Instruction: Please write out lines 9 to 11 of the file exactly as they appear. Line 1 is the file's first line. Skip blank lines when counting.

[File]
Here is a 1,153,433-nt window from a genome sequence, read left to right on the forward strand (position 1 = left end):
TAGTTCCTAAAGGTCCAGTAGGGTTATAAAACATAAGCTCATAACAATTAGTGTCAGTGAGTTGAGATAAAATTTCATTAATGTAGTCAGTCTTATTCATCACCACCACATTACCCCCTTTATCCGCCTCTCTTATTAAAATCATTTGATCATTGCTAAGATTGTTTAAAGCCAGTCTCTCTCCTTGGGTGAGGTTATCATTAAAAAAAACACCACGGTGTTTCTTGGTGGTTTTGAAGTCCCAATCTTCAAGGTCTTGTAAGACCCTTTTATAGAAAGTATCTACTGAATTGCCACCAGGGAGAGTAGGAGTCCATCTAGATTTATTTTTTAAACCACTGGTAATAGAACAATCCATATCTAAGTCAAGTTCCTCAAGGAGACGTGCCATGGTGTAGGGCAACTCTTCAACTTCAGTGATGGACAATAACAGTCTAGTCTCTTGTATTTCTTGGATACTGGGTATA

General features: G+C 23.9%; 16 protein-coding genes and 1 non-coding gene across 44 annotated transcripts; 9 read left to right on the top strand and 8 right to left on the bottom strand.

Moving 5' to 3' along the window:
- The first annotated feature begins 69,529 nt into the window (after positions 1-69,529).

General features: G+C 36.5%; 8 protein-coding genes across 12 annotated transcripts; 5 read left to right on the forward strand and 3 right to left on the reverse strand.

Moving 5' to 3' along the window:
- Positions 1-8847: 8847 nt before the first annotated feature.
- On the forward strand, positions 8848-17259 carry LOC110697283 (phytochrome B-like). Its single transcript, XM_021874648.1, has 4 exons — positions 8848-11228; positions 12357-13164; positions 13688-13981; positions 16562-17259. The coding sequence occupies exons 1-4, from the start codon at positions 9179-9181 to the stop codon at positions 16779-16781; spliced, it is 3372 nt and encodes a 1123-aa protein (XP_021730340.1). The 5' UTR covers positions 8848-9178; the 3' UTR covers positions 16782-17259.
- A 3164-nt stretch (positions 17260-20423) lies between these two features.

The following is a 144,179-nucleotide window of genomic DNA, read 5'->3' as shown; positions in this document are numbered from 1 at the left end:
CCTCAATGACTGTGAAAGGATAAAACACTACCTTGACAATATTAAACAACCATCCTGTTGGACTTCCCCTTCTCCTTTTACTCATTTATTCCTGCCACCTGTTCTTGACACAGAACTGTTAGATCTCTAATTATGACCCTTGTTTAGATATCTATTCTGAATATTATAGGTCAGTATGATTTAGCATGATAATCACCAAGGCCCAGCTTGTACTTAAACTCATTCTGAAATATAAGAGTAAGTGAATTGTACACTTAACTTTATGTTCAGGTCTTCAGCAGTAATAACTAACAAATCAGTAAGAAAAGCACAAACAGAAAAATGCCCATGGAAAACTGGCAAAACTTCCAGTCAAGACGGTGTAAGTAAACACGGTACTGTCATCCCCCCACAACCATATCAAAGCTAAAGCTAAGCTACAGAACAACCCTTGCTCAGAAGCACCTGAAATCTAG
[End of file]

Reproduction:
- On the forward strand, positions 8848-17259 carry LOC110697283 (phytochrome B-like). Its single transcript, XM_021874648.1, has 4 exons — positions 8848-11228; positions 12357-13164; positions 13688-13981; positions 16562-17259. The coding sequence occupies exons 1-4, from the start codon at positions 9179-9181 to the stop codon at positions 16779-16781; spliced, it is 3372 nt and encodes a 1123-aa protein (XP_021730340.1). The 5' UTR covers positions 8848-9178; the 3' UTR covers positions 16782-17259.
- A 3164-nt stretch (positions 17260-20423) lies between these two features.

The following is a 144,179-nucleotide window of genomic DNA, read 5'->3' as shown; positions in this document are numbered from 1 at the left end: